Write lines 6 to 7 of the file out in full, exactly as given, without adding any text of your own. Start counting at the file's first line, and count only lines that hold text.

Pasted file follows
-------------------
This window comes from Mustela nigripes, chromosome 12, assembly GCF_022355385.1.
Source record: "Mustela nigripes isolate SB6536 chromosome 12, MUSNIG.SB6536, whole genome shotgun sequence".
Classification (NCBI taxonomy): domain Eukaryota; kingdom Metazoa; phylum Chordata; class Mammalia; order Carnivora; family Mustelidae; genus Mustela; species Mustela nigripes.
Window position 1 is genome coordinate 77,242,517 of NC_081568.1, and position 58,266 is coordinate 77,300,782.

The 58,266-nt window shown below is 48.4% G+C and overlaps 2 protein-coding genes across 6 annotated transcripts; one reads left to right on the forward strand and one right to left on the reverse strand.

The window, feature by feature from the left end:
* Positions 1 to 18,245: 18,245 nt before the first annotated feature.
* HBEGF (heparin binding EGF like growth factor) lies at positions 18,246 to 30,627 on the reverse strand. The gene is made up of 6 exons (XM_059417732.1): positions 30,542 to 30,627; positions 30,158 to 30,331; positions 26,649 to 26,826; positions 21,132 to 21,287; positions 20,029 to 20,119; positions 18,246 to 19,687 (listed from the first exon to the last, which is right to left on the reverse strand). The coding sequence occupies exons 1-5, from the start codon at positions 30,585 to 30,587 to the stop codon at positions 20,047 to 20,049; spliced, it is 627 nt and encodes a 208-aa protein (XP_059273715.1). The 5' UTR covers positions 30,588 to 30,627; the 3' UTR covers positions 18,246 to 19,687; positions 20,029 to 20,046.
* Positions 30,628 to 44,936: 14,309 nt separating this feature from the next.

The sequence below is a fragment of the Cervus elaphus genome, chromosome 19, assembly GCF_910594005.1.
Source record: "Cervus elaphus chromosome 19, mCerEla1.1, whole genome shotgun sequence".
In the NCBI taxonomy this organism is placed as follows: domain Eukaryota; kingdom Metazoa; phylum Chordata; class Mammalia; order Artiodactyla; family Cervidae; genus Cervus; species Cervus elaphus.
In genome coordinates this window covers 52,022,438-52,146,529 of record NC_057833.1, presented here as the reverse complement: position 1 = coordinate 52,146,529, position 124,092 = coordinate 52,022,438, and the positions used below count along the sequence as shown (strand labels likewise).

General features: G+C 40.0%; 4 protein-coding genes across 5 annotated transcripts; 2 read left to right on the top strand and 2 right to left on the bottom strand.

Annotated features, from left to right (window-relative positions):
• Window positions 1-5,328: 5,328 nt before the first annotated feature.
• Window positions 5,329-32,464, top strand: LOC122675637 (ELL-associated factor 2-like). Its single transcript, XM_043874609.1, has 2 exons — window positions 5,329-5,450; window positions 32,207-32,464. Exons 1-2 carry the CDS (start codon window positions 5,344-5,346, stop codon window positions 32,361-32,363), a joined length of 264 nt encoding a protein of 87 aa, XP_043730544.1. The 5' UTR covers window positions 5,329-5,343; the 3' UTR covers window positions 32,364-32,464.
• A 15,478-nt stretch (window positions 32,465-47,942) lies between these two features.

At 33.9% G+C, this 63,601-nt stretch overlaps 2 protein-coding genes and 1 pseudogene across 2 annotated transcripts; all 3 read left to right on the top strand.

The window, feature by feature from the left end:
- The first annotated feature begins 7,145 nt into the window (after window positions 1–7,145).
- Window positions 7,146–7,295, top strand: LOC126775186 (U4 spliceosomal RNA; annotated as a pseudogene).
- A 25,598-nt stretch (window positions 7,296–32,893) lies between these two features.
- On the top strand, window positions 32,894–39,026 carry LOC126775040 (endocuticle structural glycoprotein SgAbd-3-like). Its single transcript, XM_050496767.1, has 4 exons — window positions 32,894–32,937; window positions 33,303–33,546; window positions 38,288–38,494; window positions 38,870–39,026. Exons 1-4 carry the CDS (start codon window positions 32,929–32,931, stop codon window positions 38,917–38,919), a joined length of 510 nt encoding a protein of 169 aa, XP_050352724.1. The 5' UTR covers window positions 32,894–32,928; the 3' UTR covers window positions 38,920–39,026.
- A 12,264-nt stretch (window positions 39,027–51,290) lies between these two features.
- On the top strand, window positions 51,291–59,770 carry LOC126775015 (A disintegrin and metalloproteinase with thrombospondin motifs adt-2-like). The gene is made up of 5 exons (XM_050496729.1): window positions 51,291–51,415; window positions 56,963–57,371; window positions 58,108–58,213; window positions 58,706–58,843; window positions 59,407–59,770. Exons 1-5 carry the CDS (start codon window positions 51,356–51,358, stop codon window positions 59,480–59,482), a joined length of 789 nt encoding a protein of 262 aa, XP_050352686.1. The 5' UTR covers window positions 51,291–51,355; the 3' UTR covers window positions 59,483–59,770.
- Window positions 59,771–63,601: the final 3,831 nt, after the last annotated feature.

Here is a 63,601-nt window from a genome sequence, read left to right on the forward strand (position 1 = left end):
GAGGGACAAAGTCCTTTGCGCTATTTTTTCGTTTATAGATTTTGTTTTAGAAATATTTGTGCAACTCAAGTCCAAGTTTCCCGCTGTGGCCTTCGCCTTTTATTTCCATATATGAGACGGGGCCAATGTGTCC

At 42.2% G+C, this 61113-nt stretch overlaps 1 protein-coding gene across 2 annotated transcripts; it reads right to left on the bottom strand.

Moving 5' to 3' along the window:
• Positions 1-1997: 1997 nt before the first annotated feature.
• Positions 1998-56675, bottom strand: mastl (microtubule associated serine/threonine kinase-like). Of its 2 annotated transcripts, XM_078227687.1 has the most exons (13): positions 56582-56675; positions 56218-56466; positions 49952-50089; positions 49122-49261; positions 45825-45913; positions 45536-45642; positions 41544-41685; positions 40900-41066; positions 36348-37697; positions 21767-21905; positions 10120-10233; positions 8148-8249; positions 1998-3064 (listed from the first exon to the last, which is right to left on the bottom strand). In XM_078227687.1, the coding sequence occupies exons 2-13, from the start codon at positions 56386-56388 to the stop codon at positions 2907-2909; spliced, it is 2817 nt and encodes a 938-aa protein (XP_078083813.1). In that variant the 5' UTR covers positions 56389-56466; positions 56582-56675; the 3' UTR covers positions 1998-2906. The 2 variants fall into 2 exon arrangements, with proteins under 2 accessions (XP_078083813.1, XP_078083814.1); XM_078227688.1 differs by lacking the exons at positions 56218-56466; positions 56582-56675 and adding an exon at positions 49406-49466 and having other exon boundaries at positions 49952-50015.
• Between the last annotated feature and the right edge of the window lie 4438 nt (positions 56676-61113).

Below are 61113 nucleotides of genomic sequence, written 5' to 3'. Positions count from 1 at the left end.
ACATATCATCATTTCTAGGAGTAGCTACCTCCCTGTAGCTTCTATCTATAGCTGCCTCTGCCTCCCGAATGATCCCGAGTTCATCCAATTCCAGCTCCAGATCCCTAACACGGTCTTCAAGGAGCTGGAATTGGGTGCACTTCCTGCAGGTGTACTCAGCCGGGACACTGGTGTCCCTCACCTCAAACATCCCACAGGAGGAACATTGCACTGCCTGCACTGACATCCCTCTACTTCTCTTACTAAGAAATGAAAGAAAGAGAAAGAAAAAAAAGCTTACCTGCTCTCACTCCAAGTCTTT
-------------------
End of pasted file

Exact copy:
The window, feature by feature from the left end:
* Positions 1 to 18,245: 18,245 nt before the first annotated feature.